I had gone to my local YMCA to work out. As I prepared to start my run on the treadmill, I noticed a big crowd gathering around a group of children. When applause and cheers filled the room, curiosity finally pulled me over to see what was going on.

As I squeezed in to see what the fuss was all about, I saw some chalk squares on the floor and a group of 8- and 9-year-olds hopping or skipping and occasionally doing a somersault. A kid would hop; the crowd would roar. The kid would look around, sometimes quizzically. “Typical playground stuff,” I said to myself. “What is all the cheering about?”

Finally, I decided to ask one of the staff what the heck was going on. She replied, “Oh, we are celebrating these children’s choice to be active and to exercise!”

“You’re applauding kids for playing like kids?” I blurted out. That comment earned me a scowl from the parents and staff within earshot.

Now, don’t get me wrong. I love kids. But really . . . applauding for kids hopping?

I was reminded of a conference at which I spoke recently. I learned that an evangelism award was given to a pastor whose last two churches she served had lost members. She had been moved three times in five years. A conference leader explained, “We thought it would be good to affirm her (the pastor) so she didn’t get discouraged about being in ministry and go do something else.”

The last I checked, the denomination was losing members left and right. Is the real issue that ministers don’t feel good about themselves?

Recently I discovered the research of psychologists who are rethinking the five-plus decades of “ego boosting” from the self-esteem movement that grew out of the 1960s work of Nathaniel Branden and others. Jean Twenge of San Diego State, John Reynolds of Florida State and others are calling for a dose of reality to our child-raising philosophies that combines realistic assessment of ability; honest, contextualized feedback; and skills of learning from experiences of failure as essential for growth, maturity, and the true joy of achievement.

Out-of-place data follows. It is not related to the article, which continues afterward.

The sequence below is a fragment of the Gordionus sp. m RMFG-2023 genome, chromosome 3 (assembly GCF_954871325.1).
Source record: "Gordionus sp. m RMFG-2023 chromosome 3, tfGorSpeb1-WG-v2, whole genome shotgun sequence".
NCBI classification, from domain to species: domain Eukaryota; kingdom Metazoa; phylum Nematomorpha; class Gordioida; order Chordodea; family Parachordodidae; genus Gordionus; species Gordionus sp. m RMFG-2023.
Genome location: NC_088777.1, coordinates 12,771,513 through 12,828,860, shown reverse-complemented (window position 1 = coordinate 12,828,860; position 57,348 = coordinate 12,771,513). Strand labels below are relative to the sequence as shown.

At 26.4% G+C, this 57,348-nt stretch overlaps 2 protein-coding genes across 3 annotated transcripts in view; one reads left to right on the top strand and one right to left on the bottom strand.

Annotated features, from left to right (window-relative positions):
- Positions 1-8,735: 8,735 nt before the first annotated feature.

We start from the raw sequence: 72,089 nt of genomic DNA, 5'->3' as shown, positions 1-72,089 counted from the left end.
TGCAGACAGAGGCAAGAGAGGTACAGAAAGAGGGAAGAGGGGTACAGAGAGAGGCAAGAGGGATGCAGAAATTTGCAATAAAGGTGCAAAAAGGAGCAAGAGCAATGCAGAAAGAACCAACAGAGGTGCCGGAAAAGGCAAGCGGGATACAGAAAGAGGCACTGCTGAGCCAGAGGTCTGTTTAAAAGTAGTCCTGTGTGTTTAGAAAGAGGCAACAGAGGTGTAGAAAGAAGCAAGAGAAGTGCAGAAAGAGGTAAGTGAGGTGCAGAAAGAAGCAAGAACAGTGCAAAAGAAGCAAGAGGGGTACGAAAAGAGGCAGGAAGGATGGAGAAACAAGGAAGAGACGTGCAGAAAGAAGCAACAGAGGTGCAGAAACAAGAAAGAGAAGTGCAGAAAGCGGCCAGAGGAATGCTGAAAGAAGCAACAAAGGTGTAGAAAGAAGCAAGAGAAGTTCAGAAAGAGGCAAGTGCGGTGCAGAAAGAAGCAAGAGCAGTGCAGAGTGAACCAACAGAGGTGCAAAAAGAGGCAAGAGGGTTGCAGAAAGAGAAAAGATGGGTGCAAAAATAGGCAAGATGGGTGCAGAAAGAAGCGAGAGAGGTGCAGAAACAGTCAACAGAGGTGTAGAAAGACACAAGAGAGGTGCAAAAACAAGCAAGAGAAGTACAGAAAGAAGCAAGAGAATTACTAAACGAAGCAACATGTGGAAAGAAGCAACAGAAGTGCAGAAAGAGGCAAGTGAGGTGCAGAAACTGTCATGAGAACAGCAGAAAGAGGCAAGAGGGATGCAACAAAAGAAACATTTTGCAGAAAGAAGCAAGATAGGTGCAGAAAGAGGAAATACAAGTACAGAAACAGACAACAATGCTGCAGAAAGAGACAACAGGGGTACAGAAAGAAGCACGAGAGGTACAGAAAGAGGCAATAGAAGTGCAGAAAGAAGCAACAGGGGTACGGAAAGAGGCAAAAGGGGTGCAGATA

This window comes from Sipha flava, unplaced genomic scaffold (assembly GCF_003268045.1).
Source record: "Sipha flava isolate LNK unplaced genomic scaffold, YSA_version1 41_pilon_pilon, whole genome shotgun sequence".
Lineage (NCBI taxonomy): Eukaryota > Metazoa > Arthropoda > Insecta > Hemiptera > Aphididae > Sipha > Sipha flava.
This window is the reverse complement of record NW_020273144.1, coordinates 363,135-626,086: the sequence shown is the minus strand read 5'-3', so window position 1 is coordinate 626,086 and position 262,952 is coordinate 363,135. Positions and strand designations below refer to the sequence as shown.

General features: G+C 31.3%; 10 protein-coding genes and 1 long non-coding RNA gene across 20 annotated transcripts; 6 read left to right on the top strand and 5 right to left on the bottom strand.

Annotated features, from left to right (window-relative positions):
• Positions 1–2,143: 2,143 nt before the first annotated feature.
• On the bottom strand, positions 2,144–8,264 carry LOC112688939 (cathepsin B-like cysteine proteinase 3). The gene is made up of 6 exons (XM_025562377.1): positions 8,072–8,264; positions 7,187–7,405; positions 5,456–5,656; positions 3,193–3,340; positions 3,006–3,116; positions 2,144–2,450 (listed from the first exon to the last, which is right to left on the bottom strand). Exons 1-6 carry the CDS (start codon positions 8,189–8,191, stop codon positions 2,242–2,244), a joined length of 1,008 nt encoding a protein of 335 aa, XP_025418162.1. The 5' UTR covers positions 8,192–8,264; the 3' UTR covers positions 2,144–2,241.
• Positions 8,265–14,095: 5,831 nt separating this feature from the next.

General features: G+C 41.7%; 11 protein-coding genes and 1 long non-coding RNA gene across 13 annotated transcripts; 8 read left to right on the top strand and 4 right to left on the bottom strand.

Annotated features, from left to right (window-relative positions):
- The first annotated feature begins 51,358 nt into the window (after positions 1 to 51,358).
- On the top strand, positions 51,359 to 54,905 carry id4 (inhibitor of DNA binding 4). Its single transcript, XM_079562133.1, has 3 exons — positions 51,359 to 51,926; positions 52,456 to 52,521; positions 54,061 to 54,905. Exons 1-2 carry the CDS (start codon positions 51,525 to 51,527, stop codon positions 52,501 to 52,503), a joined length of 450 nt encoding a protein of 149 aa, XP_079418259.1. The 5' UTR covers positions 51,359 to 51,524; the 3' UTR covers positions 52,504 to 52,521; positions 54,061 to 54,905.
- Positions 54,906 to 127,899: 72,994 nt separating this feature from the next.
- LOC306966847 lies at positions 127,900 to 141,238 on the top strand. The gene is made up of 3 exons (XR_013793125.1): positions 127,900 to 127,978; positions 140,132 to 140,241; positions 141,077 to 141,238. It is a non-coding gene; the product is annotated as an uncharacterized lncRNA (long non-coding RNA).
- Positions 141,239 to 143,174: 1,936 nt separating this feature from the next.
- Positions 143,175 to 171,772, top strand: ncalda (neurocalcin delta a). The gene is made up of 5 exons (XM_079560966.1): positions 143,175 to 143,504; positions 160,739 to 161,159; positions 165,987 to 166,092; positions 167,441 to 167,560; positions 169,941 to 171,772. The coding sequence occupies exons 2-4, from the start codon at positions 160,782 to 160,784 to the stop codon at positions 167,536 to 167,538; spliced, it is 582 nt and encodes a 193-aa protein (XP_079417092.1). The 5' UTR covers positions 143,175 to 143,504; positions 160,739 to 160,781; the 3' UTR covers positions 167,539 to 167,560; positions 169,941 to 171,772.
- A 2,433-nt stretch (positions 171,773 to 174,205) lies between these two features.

I’ve always loved the way J B Phillips translates the Romans 12 passage on this subject: “Don’t cherish exaggerated ideas of yourself or your importance, but try to have a sane estimate of your capabilities by the light of the faith that God has given you.” Eugene Peterson connects the dots for us by reminding us that the resurrection is the only foundation for a realistic understanding of self. It is the resurrection that rescues us from small-mindedness of artificially constructed self-affirmation. “Anything we can come up with for ourselves . . . is purely miniscule alongside of what is already in motion in the cosmos, to the praise of His glory.”

Now that is an idea worthy of some applause and cheering!